4. There’s another blog in how toxic “the business” as a concept is. This isn’t that blog. ↩︎
  5. This is a chicken and egg problem. Do software companies fall into this trap because they’re run by developers? Or is it because they’re selling to companies who have already fallen into the trap? ↩︎

What are Registers?

When people say that Twitter is a cesspool of conspiracy and abuse, I don’t recognise it based on my experience. My Twitter timeline is all jokes and geeky chat1, and that’s where this post takes its cue:

When I started learning assembler, no site ever mentioned what registers were good for. Wish it had said:

CPU talking to a RAM chip is slow, registers are a bit of memory built into the CPU in which you load numbers from RAM, do several calculations, and only THEN write back.

I said that this was a RISC-centric approach and was challenged to come up with a better definition.

It’s a harder question to answer than I initially thought. Every time I came up with a pithy definition, I thought of an exception. And with every clarification I got further and further away from 280 characters.

With no character limit, what is a register?

Wikipedia says that it’s “a quickly accessible location available to a computer’s processor,” which is the definition that I was arguing against. Thanks, Wikipedia.

Nevertheless, I maintain that I’m right. Let’s dig into the definition further.

It wasn’t the “quick access” bit I didn’t like. Registers are faster than main memory2. They’re also faster than on-die caches3.

The RISC-y bit was in the second sentence: loading bits of memory, do a few calculations, write back.

To explain why that’s not always true we have to take a quick tour of CPU design history. By necessity I’ve missed out many details or made sweeping generalisations4. I don’t think this detracts from my point.

First, a quick aside: for the sake of completeness, I should point out that there’s nothing sacred about registers. There are CPU architectures that do not have them, primarily stack-based but there may be others. Let’s ignore them for now.

There have been a few waves of CPU and instruction set architecture design, and the use of registers has changed over that time.

Processor Registers Instructions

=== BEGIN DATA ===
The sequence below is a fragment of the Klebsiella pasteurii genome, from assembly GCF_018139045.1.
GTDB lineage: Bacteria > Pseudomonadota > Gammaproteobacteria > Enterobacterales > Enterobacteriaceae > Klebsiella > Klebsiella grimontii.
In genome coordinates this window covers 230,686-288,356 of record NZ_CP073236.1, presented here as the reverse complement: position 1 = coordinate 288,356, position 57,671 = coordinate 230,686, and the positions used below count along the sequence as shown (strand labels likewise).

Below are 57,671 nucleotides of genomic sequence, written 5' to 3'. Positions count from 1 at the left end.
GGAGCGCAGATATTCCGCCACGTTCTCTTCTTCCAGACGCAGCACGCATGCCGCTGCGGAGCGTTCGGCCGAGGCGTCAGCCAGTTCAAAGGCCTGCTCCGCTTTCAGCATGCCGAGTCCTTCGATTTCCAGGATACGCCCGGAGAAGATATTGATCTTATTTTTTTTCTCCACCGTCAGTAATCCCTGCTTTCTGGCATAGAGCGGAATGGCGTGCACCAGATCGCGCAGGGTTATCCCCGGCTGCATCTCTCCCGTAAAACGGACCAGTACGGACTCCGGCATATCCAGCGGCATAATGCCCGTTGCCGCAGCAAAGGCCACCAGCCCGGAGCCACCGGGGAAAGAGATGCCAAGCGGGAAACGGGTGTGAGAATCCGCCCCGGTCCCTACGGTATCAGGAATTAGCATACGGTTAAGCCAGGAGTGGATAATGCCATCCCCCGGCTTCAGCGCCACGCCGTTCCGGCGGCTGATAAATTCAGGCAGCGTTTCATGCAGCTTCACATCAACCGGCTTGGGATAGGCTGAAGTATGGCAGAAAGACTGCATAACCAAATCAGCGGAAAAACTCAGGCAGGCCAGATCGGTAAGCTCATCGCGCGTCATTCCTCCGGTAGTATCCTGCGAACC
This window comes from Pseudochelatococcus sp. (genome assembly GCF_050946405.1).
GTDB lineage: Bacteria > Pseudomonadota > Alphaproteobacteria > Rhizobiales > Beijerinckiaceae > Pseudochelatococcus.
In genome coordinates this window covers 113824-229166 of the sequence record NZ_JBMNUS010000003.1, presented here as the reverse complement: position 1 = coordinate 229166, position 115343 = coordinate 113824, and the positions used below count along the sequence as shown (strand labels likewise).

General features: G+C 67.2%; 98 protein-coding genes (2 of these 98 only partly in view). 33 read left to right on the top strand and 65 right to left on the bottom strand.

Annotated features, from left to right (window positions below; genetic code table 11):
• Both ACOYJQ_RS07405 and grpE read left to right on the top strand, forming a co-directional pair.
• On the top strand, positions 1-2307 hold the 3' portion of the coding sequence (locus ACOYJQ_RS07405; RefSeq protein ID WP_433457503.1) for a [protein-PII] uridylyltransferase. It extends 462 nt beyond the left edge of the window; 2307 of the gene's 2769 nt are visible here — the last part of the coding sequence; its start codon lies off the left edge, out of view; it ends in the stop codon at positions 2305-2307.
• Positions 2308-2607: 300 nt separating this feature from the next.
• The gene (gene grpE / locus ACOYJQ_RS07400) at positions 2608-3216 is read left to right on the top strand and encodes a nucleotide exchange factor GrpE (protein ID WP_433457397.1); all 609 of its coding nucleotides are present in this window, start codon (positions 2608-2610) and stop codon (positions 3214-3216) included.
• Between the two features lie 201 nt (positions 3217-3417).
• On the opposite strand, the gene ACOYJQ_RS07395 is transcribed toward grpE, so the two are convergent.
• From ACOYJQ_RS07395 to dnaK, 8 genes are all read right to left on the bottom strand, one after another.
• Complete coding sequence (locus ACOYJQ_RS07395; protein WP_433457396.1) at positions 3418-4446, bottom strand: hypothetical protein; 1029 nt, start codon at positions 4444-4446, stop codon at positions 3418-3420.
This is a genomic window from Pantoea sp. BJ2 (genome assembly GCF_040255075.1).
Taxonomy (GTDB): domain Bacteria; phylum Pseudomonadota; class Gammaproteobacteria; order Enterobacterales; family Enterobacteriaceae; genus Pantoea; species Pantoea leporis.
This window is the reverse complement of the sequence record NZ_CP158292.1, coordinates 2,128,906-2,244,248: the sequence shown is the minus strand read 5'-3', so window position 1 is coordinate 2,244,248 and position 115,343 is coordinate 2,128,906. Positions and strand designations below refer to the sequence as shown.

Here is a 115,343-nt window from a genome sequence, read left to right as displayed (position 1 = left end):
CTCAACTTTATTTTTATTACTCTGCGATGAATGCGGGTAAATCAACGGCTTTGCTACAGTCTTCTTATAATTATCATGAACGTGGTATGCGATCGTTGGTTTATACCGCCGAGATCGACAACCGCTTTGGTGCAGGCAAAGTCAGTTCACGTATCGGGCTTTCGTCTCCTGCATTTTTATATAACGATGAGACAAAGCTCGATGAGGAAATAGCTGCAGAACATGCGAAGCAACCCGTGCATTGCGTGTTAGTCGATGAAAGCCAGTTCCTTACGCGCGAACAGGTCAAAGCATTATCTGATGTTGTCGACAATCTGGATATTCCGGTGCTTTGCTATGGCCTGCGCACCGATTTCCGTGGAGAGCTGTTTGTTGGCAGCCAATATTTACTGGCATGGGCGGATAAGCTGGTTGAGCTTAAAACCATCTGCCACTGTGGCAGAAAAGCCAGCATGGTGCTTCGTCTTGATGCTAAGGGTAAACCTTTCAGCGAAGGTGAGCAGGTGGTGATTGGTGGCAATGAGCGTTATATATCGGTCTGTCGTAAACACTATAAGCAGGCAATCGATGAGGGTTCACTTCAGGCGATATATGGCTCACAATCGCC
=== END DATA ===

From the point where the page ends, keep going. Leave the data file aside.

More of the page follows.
Intel 40045 16 46
MOS 6502 5 56
Intel 8086 8 ?6
Motorola 68000 15 77
PowerPC 32 ?
ARM 31 ?

In The Beginning, making a CPU at all was a challenge. Getting more than a few thousand transistors on a single chip was hard! The first chips designers optimised for what was possible rather than to make things easy for programmers.

To minimise the number of transistors, there were few registers, and those that were present had predefined uses. One could be used for adding or subtracting (the accumulator). Some could be used to store memory addresses. Others might record the status of other operations. But you couldn’t use the address registers for arithmetic or vice versa.

The answer to the question “what is a register for” at this point is that it saves transistors. By wiring up the logic circuits to a single register and having few of them anyway, you could have enough space to do something.

As it became easier to add transistors to a slice of silicon, CPU designers started to make things easier for programmers. To get the best out of the limited hardware, many developers wrote code in assembler7. Therefore, making it easier for programmers meant adding new, more powerful hardware instructions.

The first CPUs might have had an instruction to “copy address n from memory into a register” and another to “add register 2 to the accumulator.” The next generation built on those foundations with instructions like “add the value at address n to the accumulator and write to address m.” The complexity of instructions grew over time.

Working on these early machines was hard partly because they had few registers and the instructions were simple. The new instructions made things easier by being able to work directly with the values in memory.

These new instructions were not magic, however. Having a single instruction to do the work didn’t make copying data from memory quicker. Developers trying to eke out the best performance had an increasingly difficult time figuring out the best combination of instructions. Is this single instruction that takes twenty cycles faster than these other three instructions that nominally does the same thing?

Around the same time, writing code in higher level languages became increasingly popular. The funny thing with compilers and interpreters is that it’s easier to write and optimise them when you use a limited set of instructions. All those esoteric instructions that were designed for people were rarely used when computers wrote the assembler code.